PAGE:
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French Tailoring Thread (e.g. Camps de Luca, Cifonelli, Smalto and etc.)

Discussion in 'Classic Menswear' started by poorsod, Apr 28, 2013.

  1. Eustace Tilley

    Eustace Tilley Senior member

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    I have seen dozens of pics of that Alexander Kraft guy in Cifo, and he has never struck me as looking that good. Is his stuff indicative of their style?
     
  2. Kuro

    Kuro Senior member

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    in the lapels. the shoulder line definitely (the roping varies to desire). i think his look are his stylistic choices...

    my suits are a little looser and simpler (e.g. besom pockets). also my pants aren't as slim.

    they seem to be on 3 piece kick. jacket on beard guy looks too short for my taste..
     
    Last edited: May 1, 2013
  3. fassbinder

    fassbinder Senior member

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    I am also a fan of their 70s and 80s work for Lino Ventura :

    [​IMG]

    [​IMG]

    [​IMG]

    [​IMG]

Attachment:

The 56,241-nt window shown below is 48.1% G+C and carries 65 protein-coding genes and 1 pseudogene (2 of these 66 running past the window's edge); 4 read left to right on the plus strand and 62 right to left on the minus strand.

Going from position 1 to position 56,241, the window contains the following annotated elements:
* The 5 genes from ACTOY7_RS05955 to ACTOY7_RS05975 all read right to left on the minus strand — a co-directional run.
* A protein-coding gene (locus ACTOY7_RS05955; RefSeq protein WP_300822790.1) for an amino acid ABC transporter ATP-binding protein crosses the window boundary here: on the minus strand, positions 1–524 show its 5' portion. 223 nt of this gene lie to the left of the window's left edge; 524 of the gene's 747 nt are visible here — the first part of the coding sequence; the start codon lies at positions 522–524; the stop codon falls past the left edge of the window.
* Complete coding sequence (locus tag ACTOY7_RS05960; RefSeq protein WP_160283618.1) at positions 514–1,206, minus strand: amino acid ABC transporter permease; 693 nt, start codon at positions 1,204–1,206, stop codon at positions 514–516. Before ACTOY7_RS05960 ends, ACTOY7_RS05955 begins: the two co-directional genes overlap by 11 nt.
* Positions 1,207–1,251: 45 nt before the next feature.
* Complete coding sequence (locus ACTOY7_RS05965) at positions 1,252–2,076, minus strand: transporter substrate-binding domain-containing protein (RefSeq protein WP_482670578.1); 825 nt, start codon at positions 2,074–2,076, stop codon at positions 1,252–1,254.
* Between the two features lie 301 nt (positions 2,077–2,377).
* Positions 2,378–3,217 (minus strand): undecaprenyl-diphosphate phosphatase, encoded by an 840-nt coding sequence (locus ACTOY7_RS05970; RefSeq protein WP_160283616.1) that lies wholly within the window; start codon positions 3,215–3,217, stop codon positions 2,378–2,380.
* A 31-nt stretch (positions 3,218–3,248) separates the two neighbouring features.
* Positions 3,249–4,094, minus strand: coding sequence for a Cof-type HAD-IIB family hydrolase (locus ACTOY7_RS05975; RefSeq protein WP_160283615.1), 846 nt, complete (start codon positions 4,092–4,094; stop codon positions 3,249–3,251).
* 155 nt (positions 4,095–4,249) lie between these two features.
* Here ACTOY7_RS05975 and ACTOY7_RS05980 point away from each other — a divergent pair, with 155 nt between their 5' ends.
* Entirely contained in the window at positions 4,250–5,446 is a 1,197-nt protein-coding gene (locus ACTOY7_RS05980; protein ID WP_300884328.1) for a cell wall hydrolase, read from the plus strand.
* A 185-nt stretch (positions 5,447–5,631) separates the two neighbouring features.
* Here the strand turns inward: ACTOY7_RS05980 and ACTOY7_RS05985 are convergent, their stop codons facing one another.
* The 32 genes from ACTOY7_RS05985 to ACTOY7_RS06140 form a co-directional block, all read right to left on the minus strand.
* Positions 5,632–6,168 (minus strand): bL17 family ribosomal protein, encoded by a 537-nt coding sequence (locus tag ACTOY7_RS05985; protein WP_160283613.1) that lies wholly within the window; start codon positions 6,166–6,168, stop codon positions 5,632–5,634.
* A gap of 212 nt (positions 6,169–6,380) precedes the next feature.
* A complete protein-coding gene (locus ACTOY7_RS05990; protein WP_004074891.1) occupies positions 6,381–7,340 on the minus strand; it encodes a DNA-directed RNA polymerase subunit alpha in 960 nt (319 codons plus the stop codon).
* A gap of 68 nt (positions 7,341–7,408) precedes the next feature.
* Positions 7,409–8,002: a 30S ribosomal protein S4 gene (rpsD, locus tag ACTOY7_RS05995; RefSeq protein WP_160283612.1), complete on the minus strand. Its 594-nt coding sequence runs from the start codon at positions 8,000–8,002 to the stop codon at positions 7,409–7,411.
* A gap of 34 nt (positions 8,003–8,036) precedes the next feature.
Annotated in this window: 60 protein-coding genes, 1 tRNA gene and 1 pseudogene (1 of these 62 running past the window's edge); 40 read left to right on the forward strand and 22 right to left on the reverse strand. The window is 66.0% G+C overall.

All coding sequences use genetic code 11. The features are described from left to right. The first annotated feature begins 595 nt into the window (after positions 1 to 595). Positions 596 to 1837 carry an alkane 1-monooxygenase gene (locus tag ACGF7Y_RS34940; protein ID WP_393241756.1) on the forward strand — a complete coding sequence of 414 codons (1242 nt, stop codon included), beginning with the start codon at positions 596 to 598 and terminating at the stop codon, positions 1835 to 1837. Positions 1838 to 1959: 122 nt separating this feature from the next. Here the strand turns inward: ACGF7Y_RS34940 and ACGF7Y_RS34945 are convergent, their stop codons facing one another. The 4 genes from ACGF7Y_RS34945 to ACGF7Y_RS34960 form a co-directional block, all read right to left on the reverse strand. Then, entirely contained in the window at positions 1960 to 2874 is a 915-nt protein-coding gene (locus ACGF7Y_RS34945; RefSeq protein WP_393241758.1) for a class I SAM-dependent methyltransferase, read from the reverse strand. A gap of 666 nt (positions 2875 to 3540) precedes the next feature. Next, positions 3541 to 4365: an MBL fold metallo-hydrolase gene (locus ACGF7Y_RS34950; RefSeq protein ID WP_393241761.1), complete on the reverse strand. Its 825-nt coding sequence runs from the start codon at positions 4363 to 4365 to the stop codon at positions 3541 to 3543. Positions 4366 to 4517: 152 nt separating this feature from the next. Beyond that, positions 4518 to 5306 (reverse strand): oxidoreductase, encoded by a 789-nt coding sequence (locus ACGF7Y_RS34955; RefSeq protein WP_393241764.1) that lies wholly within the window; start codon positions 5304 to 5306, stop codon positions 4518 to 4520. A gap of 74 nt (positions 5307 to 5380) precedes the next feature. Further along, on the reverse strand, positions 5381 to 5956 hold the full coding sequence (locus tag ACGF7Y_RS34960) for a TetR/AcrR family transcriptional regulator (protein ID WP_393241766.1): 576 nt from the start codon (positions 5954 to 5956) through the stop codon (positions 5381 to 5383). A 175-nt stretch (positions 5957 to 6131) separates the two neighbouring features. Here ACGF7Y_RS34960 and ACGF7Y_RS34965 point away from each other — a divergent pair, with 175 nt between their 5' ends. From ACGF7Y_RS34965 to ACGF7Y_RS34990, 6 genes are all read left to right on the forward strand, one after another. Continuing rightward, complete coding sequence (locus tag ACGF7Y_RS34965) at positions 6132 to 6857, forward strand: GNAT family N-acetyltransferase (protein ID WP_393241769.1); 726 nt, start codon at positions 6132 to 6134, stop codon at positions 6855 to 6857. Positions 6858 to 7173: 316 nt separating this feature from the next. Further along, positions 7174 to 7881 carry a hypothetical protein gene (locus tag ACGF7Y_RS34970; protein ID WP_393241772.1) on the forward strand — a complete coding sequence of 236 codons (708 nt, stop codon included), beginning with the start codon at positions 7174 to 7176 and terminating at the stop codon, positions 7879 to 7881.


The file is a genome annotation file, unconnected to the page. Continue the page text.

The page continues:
But like Mitterand this was undoubtedly the work of Adriano Cifonelli (and not his son and nephew who are currently running the house).
     
  4. fassbinder

    fassbinder Senior member

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    yes the shoulder line and lapels of Kraft's jackets are definitely standard cifo. Also the minimal, yet clearly defined, chest and the shape of the sleeves also seem to be modern cifo hallmarks. They also seem to generally cut a close jacket, minimal/no draping, very high armhole and a defined waist. I agree that the amount of roping varies, and I find Krafts to be excessive,but the roping is part of their house look. Camps also has distinct shoulder roping. I lalso agree that the hacking pockets and extremely fitted appearance of Kraft's clothes seem to be his style choices. Unlike camps or smalto, cifo's lapel notch is less "parisian" although still somewhat distinctive. Their jackets also may have a bit of a flaired skirt. I believe a very large part of the French houses' business is for clients who demand lighter weight and luxury suitings. And I believe their style was developed for and is well suited for this type of cloth, as Mr. De Lucca postulates in RJMans essay. Unlike Saville Row the first thing presented to a new client at a French house will not be the 13oz Lesser or Smiths.

    Also as previously stated, the quality of the finishing at the major French houses is unmatched.